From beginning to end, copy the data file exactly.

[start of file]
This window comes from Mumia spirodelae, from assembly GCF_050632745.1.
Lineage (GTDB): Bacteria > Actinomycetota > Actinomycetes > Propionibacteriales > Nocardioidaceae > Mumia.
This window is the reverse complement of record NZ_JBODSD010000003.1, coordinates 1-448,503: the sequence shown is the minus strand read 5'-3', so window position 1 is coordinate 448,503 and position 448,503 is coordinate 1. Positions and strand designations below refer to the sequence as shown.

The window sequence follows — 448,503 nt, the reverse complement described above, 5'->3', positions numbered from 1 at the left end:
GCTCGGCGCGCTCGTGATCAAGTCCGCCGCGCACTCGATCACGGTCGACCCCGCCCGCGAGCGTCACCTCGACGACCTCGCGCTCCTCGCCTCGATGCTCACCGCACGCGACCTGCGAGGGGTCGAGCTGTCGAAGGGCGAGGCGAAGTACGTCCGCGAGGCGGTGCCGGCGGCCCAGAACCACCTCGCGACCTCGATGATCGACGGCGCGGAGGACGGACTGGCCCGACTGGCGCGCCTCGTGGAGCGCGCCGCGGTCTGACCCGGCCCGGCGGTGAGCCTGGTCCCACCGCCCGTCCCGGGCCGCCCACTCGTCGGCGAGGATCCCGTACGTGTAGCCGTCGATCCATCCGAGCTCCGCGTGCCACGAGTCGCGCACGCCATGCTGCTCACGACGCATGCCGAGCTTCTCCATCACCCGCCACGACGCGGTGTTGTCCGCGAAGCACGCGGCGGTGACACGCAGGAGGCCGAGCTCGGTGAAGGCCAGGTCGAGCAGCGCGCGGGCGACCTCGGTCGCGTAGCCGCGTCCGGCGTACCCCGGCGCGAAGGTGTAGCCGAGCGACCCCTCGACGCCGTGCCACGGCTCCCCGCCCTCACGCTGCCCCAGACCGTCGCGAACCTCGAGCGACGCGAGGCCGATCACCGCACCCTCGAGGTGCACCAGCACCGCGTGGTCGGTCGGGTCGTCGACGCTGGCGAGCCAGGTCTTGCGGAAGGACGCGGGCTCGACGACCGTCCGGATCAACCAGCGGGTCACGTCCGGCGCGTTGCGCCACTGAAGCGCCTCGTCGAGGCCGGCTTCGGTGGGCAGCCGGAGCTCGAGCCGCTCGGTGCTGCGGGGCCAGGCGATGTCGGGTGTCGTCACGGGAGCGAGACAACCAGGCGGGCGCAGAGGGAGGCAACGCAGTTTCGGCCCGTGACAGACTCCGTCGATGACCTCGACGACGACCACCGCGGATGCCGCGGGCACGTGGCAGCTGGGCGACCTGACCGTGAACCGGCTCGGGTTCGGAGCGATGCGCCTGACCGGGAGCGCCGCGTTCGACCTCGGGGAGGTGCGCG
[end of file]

This window comes from Mumia spirodelae, from assembly GCF_050632745.1.
Lineage (GTDB): Bacteria > Actinomycetota > Actinomycetes > Propionibacteriales > Nocardioidaceae > Mumia.
This window is the reverse complement of record NZ_JBODSD010000003.1, coordinates 1-448,503: the sequence shown is the minus strand read 5'-3', so window position 1 is coordinate 448,503 and position 448,503 is coordinate 1. Positions and strand designations below refer to the sequence as shown.

The window sequence follows — 448,503 nt, the reverse complement described above, 5'->3', positions numbered from 1 at the left end:
GCTCGGCGCGCTCGTGATCAAGTCCGCCGCGCACTCGATCACGGTCGACCCCGCCCGCGAGCGTCACCTCGACGACCTCGCGCTCCTCGCCTCGATGCTCACCGCACGCGACCTGCGAGGGGTCGAGCTGTCGAAGGGCGAGGCGAAGTACGTCCGCGAGGCGGTGCCGGCGGCCCAGAACCACCTCGCGACCTCGATGATCGACGGCGCGGAGGACGGACTGGCCCGACTGGCGCGCCTCGTGGAGCGCGCCGCGGTCTGACCCGGCCCGGCGGTGAGCCTGGTCCCACCGCCCGTCCCGGGCCGCCCACTCGTCGGCGAGGATCCCGTACGTGTAGCCGTCGATCCATCCGAGCTCCGCGTGCCACGAGTCGCGCACGCCATGCTGCTCACGACGCATGCCGAGCTTCTCCATCACCCGCCACGACGCGGTGTTGTCCGCGAAGCACGCGGCGGTGACACGCAGGAGGCCGAGCTCGGTGAAGGCCAGGTCGAGCAGCGCGCGGGCGACCTCGGTCGCGTAGCCGCGTCCGGCGTACCCCGGCGCGAAGGTGTAGCCGAGCGACCCCTCGACGCCGTGCCACGGCTCCCCGCCCTCACGCTGCCCCAGACCGTCGCGAACCTCGAGCGACGCGAGGCCGATCACCGCACCCTCGAGGTGCACCAGCACCGCGTGGTCGGTCGGGTCGTCGACGCTGGCGAGCCAGGTCTTGCGGAAGGACGCGGGCTCGACGACCGTCCGGATCAACCAGCGGGTCACGTCCGGCGCGTTGCGCCACTGAAGCGCCTCGTCGAGGCCGGCTTCGGTGGGCAGCCGGAGCTCGAGCCGCTCGGTGCTGCGGGGCCAGGCGATGTCGGGTGTCGTCACGGGAGCGAGACAACCAGGCGGGCGCAGAGGGAGGCAACGCAGTTTCGGCCCGTGACAGACTCCGTCGATGACCTCGACGACGACCACCGCGGATGCCGCGGGCACGTGGCAGCTGGGCGACCTGACCGTGAACCGGCTCGGGTTCGGAGCGATGCGCCTGACCGGGAGCGCCGCGTTCGACCTCGGGGAGGTGCGCG